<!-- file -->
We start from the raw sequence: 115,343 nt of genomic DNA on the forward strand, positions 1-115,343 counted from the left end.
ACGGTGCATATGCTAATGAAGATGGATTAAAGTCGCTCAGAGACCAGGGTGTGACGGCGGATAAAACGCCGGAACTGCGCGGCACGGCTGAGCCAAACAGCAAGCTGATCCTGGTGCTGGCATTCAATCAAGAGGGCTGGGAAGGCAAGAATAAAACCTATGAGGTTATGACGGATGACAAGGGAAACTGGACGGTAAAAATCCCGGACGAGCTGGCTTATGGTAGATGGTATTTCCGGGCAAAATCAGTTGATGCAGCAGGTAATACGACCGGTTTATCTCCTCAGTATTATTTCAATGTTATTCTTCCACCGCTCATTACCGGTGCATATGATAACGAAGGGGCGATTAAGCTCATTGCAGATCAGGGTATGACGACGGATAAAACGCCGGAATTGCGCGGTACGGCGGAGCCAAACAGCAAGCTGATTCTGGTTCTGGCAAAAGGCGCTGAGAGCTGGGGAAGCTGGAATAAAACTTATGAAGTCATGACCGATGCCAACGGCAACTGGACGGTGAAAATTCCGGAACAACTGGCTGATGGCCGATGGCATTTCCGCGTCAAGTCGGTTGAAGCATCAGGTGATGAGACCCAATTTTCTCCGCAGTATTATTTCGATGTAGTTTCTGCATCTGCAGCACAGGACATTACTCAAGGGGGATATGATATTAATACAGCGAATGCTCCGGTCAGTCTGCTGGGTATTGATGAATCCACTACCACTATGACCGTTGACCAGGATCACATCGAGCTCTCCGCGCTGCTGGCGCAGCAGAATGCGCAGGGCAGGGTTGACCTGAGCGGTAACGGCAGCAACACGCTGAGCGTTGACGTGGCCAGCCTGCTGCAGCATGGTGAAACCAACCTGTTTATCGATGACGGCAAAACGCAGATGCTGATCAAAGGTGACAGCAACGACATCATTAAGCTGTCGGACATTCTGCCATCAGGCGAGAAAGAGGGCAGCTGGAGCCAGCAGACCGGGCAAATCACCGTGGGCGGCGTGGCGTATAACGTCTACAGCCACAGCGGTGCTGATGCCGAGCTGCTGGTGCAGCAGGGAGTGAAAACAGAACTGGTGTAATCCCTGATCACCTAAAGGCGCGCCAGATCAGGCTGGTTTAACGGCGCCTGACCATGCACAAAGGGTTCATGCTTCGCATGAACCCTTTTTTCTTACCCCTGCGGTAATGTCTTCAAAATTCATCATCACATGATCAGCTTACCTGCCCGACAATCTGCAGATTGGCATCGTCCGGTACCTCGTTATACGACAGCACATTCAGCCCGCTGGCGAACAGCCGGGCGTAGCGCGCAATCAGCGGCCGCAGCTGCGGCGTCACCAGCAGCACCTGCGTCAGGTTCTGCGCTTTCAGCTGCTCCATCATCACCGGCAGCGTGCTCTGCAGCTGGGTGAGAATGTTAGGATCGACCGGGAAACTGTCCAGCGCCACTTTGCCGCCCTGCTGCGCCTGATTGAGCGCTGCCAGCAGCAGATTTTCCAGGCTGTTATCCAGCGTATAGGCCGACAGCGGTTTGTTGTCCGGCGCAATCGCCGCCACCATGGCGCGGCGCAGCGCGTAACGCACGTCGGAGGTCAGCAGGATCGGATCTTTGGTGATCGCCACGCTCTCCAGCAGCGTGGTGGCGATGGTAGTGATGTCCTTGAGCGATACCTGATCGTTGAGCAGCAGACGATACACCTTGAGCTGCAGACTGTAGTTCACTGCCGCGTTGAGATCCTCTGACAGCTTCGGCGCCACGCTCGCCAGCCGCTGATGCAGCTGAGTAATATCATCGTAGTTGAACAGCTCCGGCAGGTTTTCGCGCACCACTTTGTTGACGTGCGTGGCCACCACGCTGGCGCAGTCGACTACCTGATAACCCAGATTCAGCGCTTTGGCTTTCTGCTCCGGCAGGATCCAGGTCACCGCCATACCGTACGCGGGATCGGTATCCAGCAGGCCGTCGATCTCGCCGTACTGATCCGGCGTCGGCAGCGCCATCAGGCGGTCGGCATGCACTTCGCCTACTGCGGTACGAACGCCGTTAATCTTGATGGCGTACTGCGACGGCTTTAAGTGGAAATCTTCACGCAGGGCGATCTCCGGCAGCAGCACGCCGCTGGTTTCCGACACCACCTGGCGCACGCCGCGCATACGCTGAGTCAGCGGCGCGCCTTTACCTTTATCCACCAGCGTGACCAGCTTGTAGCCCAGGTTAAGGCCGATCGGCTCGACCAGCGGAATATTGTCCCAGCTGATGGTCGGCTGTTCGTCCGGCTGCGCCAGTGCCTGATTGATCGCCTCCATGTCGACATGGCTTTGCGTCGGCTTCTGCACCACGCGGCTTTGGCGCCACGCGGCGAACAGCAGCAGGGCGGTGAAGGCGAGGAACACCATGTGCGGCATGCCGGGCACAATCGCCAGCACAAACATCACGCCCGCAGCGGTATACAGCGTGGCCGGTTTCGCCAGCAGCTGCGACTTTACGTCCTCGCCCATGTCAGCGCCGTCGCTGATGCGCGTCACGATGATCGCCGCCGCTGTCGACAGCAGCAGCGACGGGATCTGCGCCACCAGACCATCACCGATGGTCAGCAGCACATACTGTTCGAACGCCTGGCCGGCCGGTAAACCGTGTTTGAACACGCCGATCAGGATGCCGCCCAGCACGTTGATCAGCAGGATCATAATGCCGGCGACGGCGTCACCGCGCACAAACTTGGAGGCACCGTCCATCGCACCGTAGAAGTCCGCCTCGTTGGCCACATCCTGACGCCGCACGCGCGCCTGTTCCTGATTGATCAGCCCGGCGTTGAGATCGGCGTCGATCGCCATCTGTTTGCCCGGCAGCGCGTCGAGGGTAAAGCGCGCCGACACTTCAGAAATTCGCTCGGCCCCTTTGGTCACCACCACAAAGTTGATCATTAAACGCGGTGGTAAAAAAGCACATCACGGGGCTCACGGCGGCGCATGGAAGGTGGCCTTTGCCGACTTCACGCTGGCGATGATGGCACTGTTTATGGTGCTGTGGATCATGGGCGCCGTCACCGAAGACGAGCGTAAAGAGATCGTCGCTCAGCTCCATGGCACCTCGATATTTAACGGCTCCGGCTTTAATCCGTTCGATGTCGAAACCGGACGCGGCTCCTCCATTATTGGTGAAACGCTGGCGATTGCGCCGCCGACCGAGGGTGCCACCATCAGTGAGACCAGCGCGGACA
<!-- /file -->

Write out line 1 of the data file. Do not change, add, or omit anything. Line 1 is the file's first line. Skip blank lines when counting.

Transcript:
We start from the raw sequence: 115,343 nt of genomic DNA on the forward strand, positions 1-115,343 counted from the left end.